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Level of Significance

  • File
  • Local
  • Regional
  • State
  • National

Age (approx)






Height - 19m


Common name
Mediterranean Stone Pine, Italian Pine, Stone Pine, Umbrella Pine, Italian Stone Pine
Botanical name
Pinus pinea
Wyndham (VIC)
K Road, Werribee VIC 3030
  • Outstanding species (Scientific)
  • Landscape (Social)
  • Park/Garden/Town (Historic)
  • Attractive (Aesthetic)
Date of measurement
26 May 2012
Date of classification
31 Mar 2015

Statement of Significance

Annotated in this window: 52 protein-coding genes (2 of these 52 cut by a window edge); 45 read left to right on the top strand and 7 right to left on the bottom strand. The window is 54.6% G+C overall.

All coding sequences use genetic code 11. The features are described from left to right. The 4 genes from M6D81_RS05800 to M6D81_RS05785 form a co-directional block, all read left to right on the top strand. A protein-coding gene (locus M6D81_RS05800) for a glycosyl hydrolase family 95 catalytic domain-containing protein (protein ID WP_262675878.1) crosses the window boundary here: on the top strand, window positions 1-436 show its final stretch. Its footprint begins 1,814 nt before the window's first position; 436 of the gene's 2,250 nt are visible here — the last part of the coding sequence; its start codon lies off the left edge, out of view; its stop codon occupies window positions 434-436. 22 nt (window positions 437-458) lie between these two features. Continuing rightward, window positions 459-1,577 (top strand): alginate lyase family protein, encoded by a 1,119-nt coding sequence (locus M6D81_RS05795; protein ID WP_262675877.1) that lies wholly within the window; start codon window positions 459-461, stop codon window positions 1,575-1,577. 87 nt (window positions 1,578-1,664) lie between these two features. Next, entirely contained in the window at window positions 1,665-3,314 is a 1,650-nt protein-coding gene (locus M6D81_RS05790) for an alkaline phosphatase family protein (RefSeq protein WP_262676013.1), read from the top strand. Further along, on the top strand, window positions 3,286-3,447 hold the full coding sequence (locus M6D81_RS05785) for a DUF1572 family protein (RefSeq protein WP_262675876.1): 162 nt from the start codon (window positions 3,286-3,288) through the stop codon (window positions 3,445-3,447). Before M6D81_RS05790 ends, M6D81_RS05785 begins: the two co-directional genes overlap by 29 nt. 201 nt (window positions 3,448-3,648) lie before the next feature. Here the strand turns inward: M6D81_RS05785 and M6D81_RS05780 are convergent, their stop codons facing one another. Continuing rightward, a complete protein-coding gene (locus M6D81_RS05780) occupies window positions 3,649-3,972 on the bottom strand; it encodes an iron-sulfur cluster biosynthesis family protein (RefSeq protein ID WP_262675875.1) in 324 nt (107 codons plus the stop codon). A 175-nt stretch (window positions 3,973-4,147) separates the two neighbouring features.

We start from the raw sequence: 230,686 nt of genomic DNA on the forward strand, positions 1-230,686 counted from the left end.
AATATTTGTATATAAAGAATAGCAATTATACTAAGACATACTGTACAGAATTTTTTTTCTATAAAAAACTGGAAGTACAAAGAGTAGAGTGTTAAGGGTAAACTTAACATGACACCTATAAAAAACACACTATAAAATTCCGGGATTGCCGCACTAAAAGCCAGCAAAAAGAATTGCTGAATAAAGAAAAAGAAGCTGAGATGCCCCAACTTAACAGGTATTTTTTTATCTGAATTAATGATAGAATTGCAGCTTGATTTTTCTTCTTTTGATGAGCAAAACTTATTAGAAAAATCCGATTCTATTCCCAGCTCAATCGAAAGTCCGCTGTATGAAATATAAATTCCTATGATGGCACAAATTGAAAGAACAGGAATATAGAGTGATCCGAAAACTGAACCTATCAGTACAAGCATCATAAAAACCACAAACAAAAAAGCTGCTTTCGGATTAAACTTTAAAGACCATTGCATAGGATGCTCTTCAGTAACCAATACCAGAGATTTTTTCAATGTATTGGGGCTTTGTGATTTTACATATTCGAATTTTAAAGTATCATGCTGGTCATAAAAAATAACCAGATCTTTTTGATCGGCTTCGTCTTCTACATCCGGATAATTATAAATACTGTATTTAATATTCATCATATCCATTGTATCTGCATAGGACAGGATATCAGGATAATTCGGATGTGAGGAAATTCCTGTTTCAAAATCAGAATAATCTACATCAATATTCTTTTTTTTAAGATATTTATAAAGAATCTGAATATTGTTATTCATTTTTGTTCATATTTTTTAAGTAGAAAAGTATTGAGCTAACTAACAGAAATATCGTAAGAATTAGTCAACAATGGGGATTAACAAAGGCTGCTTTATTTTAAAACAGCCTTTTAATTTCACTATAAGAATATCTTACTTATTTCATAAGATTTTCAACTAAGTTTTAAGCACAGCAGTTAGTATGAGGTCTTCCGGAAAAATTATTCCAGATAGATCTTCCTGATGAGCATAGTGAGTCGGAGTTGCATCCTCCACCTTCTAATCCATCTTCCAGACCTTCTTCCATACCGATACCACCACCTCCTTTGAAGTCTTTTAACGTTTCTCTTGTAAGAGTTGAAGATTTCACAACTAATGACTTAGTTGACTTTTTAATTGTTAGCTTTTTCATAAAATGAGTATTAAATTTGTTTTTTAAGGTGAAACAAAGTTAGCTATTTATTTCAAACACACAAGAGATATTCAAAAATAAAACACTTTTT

This Stone Pine (Pinus pinea)<EM></EM> represents one of four species from the genus Pinus used by the Chirnsides in their shelter belt plantations around the property and south of the mansion towards the mouth of the Werribee River and as far as the shores of Port Phillip Bay. This late nineteenth century specimen was selected and planted circa<EM>.</EM>1863 - 1870 by Thomas Chirnside's nephew, Robert. Robert Chirnside was the Manager of Werribee Park (1859 - 1866) and then a tenant (1866 - 1873). The tree typifies the arboricultural material available in the nineteenth century. Pine species were commonly used in the layout of botanic gardens, large private estates and arboretums alike. Their use in shelter belt plantations towards the mouth of the Werribee River and to the shores of Port Phillip Bay indicates their adaptability and tolerance to various conditions.<BR>Pinus pinea proved very hardy in the plantations that were planted south of the mansion to the mouth of the Werribee River and beyond to the shores of Port Phillip Bay (<EM>Werribee Park. Messrs. T. And A. Chirnside's. Australasian, 26 January 1886)</EM>. This 1886 article states: "...The Italian Stone Pine is also a most useful tree for shelter along the coast..." The article highlighted this species' ability to resist saline winds and created a micro-climate for other tree species to grow like Pinus radiata<EM><BR></EM>The Chirnside Family's contribution to Victoria's pastoral and agricultural growth is notable as leaders and pioneers of the colony's pastoral industry. Their vast land holdings in Victoria, New South Wales, South Australia and Queensland made them one of the wealthiest families in the colony. The grandeur of their influence and wealth is reflected in their opulent Roman Renaissance Revival style mansion at Werribee Park and its stately garden.<BR>There are less than six specimens of Pinus pinea still in existence on former Chirnside plantation lands south of Werribee Park.<B> </B>These are located<B> </B>outside<B> </B>the Werribee Park precinct.This K Road specimen is the only specimen still growing in a prominent public location. The others are located along the Werribee River bank behind cultivated agricultural land. The K Road specimen was one of 3 or 4 specimens growing at this site on both sides of the road. They were in line with the Southern Drive from Werribee Park which led to the deer park where Thomas Chirnside farmed his Red Deer herd.<I> </I>This lone Stone Pine on K Road stands as a remnant specimen representing one of the most expansive tree planting endeavours west of Melbourne in the late nineteenth century